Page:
The Art of Writing
As an ardent lover of the written expression, I have always asked myself what differentiates a piece of literature from another piece of work. Is it the content? The style? The subconscious strategy of the writer?
After reading Gustave Flaubert’s Madame Bovary, I think I may be on the path to answering that question. It is debatable whether or not the requisite analysis of Flaubert’s every nuance affected my interpretation of his work (after all, we’re reading his book in school), but I still firmly stand behind the stance that the greatest authors are geniuses. And here’s why.
(Note: any characterizations of the book as mentioned below are of my own interpretation.)
Set against the backdrop of provincial French life, Madame Bovary is a story about a woman named Emma who is absolutely tired of her own reality. It is undoubtable that many writers have explored this theme of restlessness and personal adventure, but what differentiates Flaubert is his implicit criticism of the pettiness that surrounds small-town societies and the motive that rests behind it.
This is the first thing I admire about Flaubert and his works: we only have so many words in this world, and he decided to use a fair share to create a commentary of his own surroundings. They say the pen is mightier than the sword; it is thanks to writers that we are able to cogently describe our own settings, romanticize them, vilify them, and settle once and for all, artistically, linguistically, and viscerally, what it means to be part of a community. Thanks to writers, our realities cannot be conceived as ‘banal’ but rather as works of literature just waiting to be written.
What also particularly strikes me about Flaubert is his fastidious love of words. Whilst doing a little background research on the author, I discovered that he was the type of writer who spent hours in agony simply trying to find the best possible word in any given context. Unfortunately, I was unable to savour the full textures and tastes of Flaubert’s native French, but the translation in itself – done beautifully by Geoffrey Wall – stunned me with the vibrancy of its imagery. To achieve a character as dramatically charged as Emma Bovary is nothing short of a tough job; but when I read of her ‘summits of sentiment’ and the ‘blue immensity of her love’ – images that provoked scenes of the grandiose, infinite sort – Emma, in one instant, came alive.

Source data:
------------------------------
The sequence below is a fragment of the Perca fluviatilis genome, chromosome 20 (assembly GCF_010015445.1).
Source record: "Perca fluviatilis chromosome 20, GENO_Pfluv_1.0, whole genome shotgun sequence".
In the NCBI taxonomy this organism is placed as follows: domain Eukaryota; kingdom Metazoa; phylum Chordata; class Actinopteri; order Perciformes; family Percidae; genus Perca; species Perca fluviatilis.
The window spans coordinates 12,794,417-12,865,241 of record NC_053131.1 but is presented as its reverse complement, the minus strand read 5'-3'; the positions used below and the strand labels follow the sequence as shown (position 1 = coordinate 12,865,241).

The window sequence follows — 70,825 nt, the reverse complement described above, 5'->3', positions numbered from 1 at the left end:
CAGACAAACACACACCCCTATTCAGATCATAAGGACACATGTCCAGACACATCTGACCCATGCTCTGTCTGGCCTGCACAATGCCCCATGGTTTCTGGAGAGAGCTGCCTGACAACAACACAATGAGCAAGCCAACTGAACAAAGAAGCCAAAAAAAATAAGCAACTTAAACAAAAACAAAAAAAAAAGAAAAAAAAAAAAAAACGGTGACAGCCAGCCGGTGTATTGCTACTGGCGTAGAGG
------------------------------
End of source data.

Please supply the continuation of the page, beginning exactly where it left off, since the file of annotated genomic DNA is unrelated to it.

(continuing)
But what convinces me most of Flaubert’s ingenuity is how he so artfully utilizes what we as readers often see as ‘marginal’ to create an experience. Throughout the novel, the narration undergoes subtle switches thanks to Flaubert’s expert use of discours indirect libre (free indirect speech). In each moment he lends a spotlight to a certain character, it is through their lens that we see Emma’s world. Yet, the narrator is still very much in charge of orchestrating the grand scheme of events. What is interesting about these nuances is their influence on how the reader views the characters: when Emma was given the spotlight, I always viewed Charles, her husband, with contempt; but by the end of the book (alas, I do not wish to spoil anything!) Charles evoked in me nothing but pity and – god forbid – even some semblance of liking. Such is the way Flaubert coaxes the reader to undergo a series of changes without explicitly making it happen, and Flaubert uses such a technique to also convey the sentiments that lie at the crux of the story.
This may be a short post, but after finishing the full extent of Madame Bovary I was too tempted to extol the geniuses of our greatest writers. I can only hope that one day, I too will be able to create something as wonderfully intricate as the tapestry of Gustave Flaubert.